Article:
INTIX Panel Discusses New Laws That Impair Hospitality
Tuesday, February 7, 2017
January 26, 2017 - Taylor Mims, Amplify -- Most live entertainment professionals love their career because they get to create engrossing and memorable events for excited fans, but certain laws have tarnished some of the industry’s ability to provide a safe and favorable experience. At this year’s International Ticketing (INTIX) conference, the “Welcoming All Audiences: Impact of U.S. Bathroom, Gun, and Other Laws” session broke down some of the most invasive laws affecting live entertainment and the ways the industry is working with or around them.
“What we’re going to talk about is how to balance the obvious need for security and being aware and still being able to welcome audiences in for the experience they’ve come for,” said INTIX President and moderator Maureen Anderson.
The matter of safety took up the majority of the discussion between Anderson and panelists Dee Dee Naff from SmithsTix and GLBT Community Center of Colorado’s Debra Pollock.
On the subject of violence at live events, Pollock said, “It seems like this isn’t going away, it’s getting worse.”
Pollock was in charge of the country’s first major pride festival taking place after the Pulse Nightclub attack. Her usually vibrant event turned into one of mourning and fear, less than five days before it began. Homeland Security and Counter Terrorism departments were enlisted to help ward off any aggression towards one of the largest LGBT events in the United States. She and her community had to establish security protocols that all three panelists agreed are necessary in today’s climate.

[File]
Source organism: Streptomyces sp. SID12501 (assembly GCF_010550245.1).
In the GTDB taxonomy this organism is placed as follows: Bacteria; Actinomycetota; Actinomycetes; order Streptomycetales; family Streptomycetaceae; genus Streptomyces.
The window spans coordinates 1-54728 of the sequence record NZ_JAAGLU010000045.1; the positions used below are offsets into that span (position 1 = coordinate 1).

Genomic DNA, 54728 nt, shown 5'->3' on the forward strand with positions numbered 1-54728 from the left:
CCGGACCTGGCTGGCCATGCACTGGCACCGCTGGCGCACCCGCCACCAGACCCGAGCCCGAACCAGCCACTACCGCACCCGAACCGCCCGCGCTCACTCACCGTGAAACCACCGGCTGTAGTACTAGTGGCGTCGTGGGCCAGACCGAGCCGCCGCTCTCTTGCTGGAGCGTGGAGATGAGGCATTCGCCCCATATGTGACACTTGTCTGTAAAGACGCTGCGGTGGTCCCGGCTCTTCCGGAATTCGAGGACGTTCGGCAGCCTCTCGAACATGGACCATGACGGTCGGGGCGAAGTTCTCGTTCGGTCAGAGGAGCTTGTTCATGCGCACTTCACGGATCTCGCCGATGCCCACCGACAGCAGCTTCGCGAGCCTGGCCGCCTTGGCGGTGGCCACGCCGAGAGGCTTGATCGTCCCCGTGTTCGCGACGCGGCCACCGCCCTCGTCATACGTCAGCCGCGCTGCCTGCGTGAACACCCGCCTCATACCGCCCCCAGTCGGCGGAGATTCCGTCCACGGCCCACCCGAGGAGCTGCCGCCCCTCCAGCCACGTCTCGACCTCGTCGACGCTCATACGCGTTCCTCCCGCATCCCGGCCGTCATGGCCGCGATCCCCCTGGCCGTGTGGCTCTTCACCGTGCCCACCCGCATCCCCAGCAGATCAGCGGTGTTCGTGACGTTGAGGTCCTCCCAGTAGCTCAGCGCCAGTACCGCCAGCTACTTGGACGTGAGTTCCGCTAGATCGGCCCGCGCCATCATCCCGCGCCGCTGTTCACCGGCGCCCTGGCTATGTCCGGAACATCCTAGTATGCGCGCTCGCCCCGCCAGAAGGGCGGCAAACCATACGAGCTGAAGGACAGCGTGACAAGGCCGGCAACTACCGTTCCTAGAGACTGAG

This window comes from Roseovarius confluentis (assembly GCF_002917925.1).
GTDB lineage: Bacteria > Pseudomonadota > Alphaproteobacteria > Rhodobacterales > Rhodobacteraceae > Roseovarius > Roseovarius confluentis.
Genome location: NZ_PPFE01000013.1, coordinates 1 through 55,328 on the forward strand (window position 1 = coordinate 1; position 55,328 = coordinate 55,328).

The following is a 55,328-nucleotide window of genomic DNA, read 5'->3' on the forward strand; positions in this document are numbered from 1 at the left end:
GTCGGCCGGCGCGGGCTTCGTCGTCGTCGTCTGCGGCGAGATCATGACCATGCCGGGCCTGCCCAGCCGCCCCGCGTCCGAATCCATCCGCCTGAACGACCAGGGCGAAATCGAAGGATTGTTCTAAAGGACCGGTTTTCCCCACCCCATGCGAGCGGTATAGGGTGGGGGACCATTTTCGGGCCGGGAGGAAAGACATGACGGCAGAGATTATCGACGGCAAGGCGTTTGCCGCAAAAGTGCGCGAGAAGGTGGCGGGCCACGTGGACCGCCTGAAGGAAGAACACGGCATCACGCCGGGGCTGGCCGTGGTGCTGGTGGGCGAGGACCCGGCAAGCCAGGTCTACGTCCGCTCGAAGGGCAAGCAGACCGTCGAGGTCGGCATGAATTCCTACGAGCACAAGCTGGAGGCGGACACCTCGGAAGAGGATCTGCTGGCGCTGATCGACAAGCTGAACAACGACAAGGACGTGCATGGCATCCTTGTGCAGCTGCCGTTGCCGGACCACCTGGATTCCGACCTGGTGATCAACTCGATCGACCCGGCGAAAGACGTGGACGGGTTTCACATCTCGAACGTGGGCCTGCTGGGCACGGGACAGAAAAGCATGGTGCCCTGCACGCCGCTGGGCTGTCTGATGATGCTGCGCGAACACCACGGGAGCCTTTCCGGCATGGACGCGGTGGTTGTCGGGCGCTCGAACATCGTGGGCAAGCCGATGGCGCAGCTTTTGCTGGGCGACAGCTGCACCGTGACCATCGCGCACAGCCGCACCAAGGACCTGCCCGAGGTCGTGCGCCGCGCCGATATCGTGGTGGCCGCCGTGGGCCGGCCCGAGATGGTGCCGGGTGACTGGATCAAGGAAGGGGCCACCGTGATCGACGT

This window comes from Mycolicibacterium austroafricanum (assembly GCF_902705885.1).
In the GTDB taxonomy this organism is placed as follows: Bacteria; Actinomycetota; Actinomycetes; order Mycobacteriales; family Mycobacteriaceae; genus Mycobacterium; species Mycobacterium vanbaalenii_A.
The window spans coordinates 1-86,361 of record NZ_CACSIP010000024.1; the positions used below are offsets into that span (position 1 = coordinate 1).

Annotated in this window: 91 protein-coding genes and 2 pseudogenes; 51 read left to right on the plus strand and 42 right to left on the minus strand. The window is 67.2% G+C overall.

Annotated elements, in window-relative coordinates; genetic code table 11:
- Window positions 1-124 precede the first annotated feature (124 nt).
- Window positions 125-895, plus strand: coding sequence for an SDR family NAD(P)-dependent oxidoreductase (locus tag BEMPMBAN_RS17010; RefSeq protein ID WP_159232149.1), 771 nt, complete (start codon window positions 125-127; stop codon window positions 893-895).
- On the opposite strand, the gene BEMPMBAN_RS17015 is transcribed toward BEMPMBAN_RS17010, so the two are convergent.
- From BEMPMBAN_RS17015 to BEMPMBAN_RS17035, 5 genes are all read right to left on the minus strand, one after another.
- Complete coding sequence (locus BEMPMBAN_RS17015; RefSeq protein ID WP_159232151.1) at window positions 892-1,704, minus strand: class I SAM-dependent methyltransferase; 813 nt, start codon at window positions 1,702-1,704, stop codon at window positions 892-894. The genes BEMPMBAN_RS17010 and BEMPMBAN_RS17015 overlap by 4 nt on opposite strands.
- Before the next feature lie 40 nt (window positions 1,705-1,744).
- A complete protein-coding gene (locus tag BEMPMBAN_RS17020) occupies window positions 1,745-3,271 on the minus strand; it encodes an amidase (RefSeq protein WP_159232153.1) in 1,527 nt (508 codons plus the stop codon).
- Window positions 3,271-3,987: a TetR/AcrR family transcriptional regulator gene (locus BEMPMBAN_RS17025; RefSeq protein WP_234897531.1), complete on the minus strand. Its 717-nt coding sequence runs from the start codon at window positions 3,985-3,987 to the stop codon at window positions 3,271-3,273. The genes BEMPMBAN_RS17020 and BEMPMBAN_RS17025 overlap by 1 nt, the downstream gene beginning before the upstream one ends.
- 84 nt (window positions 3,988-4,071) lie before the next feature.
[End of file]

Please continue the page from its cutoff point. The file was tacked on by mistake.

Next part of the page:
“We had already worked really hard to update our emergency plan which is the moral of this story,” Pollock said. “You need to have an emergency plan.”
Pollock and her team spoke with other events like hers, including Boston’s Pride festival which had worked with the Boston Marathon.
She added, “My suggestion would be to find an organization or a venue that’s similar to yours and see if they have (an emergency plan). There are also plenty of resources like Homeland Security’s website and you need to create a relationship with your local police.”
“What we also learned was that not everybody is made to feel safer by the presence of law enforcement,” Pollock said. She explained that in her community people of color especially can find law enforcement intimidating and their inclusion in events needs to be a discussion amongst staff prior.
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